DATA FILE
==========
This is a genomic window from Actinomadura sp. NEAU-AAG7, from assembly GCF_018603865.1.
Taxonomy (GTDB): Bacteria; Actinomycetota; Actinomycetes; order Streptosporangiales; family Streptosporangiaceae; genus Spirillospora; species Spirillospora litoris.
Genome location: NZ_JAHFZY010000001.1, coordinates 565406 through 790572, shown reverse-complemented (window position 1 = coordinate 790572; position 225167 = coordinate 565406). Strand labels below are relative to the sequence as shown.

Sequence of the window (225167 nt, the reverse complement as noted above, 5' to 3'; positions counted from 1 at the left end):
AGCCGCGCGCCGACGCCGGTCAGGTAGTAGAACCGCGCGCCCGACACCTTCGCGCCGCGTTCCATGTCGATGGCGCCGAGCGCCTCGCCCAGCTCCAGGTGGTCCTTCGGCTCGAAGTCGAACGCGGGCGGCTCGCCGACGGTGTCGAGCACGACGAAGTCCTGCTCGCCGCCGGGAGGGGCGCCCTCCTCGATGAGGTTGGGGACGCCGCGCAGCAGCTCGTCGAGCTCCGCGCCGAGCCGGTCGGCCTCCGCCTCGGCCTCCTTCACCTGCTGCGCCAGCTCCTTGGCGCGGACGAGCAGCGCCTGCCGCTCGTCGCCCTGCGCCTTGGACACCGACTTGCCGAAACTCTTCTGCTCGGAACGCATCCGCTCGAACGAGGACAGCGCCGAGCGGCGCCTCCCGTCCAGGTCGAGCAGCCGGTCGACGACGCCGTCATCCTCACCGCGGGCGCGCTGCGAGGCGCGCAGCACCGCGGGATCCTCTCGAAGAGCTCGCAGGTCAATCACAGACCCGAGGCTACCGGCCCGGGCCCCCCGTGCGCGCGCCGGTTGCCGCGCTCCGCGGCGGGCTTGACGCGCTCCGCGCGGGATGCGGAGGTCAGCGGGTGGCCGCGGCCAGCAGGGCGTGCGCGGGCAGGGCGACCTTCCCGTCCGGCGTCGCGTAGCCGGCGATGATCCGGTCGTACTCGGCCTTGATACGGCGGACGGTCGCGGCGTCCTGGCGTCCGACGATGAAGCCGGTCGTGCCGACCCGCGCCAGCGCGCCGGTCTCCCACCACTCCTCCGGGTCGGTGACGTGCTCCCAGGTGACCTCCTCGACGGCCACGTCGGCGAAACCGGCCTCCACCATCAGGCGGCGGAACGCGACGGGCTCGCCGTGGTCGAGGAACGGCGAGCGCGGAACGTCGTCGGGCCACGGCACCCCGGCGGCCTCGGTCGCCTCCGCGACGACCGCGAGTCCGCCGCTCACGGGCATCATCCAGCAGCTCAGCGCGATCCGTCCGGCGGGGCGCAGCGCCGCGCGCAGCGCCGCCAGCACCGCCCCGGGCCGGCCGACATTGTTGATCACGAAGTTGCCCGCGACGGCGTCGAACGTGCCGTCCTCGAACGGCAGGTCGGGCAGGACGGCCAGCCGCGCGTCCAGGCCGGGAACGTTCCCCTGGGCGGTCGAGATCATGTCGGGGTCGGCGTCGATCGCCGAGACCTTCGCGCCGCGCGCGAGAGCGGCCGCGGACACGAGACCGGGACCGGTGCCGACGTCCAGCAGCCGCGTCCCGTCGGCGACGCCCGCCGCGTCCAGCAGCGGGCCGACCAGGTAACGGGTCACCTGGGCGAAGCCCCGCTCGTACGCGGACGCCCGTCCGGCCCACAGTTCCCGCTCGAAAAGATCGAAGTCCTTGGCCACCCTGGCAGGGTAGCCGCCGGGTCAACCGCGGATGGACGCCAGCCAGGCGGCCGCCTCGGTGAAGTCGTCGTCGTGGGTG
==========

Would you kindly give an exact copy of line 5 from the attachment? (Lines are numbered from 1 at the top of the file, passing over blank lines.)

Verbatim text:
AGCCGCGCGCCGACGCCGGTCAGGTAGTAGAACCGCGCGCCCGACACCTTCGCGCCGCGTTCCATGTCGATGGCGCCGAGCGCCTCGCCCAGCTCCAGGTGGTCCTTCGGCTCGAAGTCGAACGCGGGCGGCTCGCCGACGGTGTCGAGCACGACGAAGTCCTGCTCGCCGCCGGGAGGGGCGCCCTCCTCGATGAGGTTGGGGACGCCGCGCAGCAGCTCGTCGAGCTCCGCGCCGAGCCGGTCGGCCTCCGCCTCGGCCTCCTTCACCTGCTGCGCCAGCTCCTTGGCGCGGACGAGCAGCGCCTGCCGCTCGTCGCCCTGCGCCTTGGACACCGACTTGCCGAAACTCTTCTGCTCGGAACGCATCCGCTCGAACGAGGACAGCGCCGAGCGGCGCCTCCCGTCCAGGTCGAGCAGCCGGTCGACGACGCCGTCATCCTCACCGCGGGCGCGCTGCGAGGCGCGCAGCACCGCGGGATCCTCTCGAAGAGCTCGCAGGTCAATCACAGACCCGAGGCTACCGGCCCGGGCCCCCCGTGCGCGCGCCGGTTGCCGCGCTCCGCGGCGGGCTTGACGCGCTCCGCGCGGGATGCGGAGGTCAGCGGGTGGCCGCGGCCAGCAGGGCGTGCGCGGGCAGGGCGACCTTCCCGTCCGGCGTCGCGTAGCCGGCGATGATCCGGTCGTACTCGGCCTTGATACGGCGGACGGTCGCGGCGTCCTGGCGTCCGACGATGAAGCCGGTCGTGCCGACCCGCGCCAGCGCGCCGGTCTCCCACCACTCCTCCGGGTCGGTGACGTGCTCCCAGGTGACCTCCTCGACGGCCACGTCGGCGAAACCGGCCTCCACCATCAGGCGGCGGAACGCGACGGGCTCGCCGTGGTCGAGGAACGGCGAGCGCGGAACGTCGTCGGGCCACGGCACCCCGGCGGCCTCGGTCGCCTCCGCGACGACCGCGAGTCCGCCGCTCACGGGCATCATCCAGCAGCTCAGCGCGATCCGTCCGGCGGGGCGCAGCGCCGCGCGCAGCGCCGCCAGCACCGCCCCGGGCCGGCCGACATTGTTGATCACGAAGTTGCCCGCGACGGCGTCGAACGTGCCGTCCTCGAACGGCAGGTCGGGCAGGACGGCCAGCCGCGCGTCCAGGCCGGGAACGTTCCCCTGGGCGGTCGAGATCATGTCGGGGTCGGCGTCGATCGCCGAGACCTTCGCGCCGCGCGCGAGAGCGGCCGCGGACACGAGACCGGGACCGGTGCCGACGTCCAGCAGCCGCGTCCCGTCGGCGACGCCCGCCGCGTCCAGCAGCGGGCCGACCAGGTAACGGGTCACCTGGGCGAAGCCCCGCTCGTACGCGGACGCCCGTCCGGCCCACAGTTCCCGCTCGAAAAGATCGAAGTCCTTGGCCACCCTGGCAGGGTAGCCGCCGGGTCAACCGCGGATGGACGCCAGCCAGGCGGCCGCCTCGGTGAAGTCGTCGTCGTGGGTG